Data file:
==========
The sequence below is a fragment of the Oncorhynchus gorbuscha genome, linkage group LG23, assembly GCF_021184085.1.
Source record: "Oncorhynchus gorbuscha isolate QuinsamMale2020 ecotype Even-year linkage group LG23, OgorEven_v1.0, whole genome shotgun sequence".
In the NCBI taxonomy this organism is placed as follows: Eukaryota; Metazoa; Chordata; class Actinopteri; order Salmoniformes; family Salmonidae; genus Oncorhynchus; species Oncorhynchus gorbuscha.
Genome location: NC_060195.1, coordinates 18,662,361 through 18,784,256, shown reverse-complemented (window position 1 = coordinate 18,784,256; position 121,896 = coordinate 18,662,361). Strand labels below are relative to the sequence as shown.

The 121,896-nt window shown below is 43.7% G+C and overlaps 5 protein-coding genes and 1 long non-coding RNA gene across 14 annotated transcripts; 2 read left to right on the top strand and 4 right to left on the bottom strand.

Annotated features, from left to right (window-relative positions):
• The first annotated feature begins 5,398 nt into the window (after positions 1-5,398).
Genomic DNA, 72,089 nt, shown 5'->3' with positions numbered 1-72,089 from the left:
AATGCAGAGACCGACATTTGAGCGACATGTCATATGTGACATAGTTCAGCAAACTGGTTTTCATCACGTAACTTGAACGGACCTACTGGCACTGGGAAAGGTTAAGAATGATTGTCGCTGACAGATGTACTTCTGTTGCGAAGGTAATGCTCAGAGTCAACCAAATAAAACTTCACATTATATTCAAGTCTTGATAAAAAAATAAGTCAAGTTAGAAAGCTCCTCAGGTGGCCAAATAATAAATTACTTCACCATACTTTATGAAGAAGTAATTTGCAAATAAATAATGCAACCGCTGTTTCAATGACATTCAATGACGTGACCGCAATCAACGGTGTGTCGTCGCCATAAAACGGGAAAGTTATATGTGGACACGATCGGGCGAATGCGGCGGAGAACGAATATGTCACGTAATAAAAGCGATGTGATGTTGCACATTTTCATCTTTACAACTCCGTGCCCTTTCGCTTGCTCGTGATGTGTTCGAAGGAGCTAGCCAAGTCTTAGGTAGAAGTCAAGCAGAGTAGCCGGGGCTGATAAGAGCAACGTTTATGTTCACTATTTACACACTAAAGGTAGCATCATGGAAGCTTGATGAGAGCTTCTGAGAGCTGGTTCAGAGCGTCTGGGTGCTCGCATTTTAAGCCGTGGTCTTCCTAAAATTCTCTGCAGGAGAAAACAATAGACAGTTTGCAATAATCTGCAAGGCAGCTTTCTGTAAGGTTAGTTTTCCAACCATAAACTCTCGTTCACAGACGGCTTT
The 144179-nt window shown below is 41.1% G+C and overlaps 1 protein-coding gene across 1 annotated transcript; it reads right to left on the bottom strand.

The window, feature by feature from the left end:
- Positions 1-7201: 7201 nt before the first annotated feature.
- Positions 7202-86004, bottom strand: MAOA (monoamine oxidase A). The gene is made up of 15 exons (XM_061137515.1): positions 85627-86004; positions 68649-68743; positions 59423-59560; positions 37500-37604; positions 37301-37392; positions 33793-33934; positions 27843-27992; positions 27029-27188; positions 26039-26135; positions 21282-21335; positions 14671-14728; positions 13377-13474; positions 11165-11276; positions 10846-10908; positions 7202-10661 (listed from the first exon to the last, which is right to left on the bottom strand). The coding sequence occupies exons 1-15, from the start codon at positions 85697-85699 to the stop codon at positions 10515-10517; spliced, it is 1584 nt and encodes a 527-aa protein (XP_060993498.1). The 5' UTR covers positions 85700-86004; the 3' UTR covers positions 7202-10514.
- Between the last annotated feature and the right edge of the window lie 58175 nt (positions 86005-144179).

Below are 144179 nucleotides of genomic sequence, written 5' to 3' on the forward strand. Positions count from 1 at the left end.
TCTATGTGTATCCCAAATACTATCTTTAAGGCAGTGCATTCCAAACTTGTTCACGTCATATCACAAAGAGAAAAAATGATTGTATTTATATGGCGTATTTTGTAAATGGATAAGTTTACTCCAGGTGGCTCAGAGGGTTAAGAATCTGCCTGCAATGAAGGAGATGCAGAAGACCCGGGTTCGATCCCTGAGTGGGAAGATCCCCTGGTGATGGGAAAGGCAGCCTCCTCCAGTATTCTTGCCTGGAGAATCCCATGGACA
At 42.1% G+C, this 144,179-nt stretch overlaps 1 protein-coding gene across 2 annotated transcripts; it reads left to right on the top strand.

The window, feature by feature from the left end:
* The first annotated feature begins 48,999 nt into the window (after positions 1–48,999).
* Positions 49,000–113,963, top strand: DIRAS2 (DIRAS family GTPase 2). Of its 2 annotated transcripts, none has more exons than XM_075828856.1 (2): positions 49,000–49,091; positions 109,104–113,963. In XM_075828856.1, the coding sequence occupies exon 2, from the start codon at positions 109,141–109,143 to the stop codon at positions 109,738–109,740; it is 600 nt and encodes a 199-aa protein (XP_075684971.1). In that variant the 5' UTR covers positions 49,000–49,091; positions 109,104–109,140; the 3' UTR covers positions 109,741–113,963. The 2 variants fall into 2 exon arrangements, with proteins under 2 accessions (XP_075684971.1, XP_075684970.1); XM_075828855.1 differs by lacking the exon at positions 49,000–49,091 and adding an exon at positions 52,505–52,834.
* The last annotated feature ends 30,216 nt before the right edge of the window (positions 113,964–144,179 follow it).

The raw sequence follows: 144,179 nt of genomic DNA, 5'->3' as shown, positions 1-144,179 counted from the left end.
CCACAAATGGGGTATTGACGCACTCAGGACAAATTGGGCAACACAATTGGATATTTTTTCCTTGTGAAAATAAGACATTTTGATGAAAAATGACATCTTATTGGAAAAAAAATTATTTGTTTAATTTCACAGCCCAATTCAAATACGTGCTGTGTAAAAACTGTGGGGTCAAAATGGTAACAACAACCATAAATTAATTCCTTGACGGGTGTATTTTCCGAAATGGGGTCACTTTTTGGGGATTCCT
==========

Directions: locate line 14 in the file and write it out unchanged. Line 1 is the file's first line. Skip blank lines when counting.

- Between the last annotated feature and the right edge of the window lie 58175 nt (positions 86005-144179).